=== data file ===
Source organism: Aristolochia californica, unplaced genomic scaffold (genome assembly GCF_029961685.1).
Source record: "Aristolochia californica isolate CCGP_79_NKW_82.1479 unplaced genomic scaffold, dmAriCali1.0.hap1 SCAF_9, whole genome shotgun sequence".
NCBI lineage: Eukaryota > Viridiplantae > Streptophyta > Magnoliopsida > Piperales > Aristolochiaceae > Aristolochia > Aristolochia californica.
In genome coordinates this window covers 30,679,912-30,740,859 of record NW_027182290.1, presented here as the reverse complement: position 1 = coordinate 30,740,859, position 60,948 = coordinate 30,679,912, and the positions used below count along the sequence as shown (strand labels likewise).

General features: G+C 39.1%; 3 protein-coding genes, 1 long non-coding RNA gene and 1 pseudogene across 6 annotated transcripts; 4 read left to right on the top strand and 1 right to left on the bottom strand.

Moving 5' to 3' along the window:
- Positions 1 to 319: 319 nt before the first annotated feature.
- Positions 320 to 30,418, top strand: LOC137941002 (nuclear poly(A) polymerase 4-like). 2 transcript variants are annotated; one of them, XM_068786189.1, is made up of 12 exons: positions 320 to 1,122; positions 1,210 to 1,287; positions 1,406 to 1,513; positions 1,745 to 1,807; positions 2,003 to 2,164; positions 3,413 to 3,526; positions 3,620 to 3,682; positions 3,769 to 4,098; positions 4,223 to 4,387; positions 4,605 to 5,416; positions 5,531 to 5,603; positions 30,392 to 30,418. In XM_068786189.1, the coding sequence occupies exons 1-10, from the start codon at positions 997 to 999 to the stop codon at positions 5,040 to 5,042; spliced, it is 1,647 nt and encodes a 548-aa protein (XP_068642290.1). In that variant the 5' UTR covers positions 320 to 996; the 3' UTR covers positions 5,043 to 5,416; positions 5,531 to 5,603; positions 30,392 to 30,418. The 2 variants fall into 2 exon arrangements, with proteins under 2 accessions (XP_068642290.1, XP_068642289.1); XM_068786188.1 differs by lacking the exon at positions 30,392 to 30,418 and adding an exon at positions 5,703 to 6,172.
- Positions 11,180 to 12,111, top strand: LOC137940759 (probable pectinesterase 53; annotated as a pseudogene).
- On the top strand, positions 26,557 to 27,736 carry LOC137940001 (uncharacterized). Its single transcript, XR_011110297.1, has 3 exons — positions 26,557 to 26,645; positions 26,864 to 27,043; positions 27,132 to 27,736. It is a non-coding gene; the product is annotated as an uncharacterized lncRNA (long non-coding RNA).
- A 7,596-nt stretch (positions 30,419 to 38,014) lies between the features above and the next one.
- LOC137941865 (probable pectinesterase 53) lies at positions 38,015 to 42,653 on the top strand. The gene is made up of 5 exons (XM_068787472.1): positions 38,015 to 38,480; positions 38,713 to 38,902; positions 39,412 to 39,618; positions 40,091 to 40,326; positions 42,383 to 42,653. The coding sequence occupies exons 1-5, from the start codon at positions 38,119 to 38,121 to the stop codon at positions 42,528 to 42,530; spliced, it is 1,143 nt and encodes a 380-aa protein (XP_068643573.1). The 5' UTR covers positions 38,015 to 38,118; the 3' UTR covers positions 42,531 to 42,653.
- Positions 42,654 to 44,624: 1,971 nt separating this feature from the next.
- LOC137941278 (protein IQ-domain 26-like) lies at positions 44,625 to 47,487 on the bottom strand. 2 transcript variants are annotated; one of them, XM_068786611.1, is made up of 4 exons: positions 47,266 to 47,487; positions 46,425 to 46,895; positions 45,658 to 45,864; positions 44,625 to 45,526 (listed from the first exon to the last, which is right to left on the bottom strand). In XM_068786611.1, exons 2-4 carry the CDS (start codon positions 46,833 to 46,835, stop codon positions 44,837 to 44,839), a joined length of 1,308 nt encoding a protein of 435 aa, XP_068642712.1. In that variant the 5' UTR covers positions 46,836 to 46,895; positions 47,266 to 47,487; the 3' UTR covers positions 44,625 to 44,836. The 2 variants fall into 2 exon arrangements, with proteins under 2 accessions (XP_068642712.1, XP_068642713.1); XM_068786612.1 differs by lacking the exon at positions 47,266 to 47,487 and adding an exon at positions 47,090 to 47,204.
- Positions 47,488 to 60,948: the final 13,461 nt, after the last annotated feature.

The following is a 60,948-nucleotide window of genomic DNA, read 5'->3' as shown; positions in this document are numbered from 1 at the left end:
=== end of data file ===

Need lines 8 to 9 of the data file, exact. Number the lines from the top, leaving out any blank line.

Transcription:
- Positions 320 to 30,418, top strand: LOC137941002 (nuclear poly(A) polymerase 4-like). 2 transcript variants are annotated; one of them, XM_068786189.1, is made up of 12 exons: positions 320 to 1,122; positions 1,210 to 1,287; positions 1,406 to 1,513; positions 1,745 to 1,807; positions 2,003 to 2,164; positions 3,413 to 3,526; positions 3,620 to 3,682; positions 3,769 to 4,098; positions 4,223 to 4,387; positions 4,605 to 5,416; positions 5,531 to 5,603; positions 30,392 to 30,418. In XM_068786189.1, the coding sequence occupies exons 1-10, from the start codon at positions 997 to 999 to the stop codon at positions 5,040 to 5,042; spliced, it is 1,647 nt and encodes a 548-aa protein (XP_068642290.1). In that variant the 5' UTR covers positions 320 to 996; the 3' UTR covers positions 5,043 to 5,416; positions 5,531 to 5,603; positions 30,392 to 30,418. The 2 variants fall into 2 exon arrangements, with proteins under 2 accessions (XP_068642290.1, XP_068642289.1); XM_068786188.1 differs by lacking the exon at positions 30,392 to 30,418 and adding an exon at positions 5,703 to 6,172.
- Positions 11,180 to 12,111, top strand: LOC137940759 (probable pectinesterase 53; annotated as a pseudogene).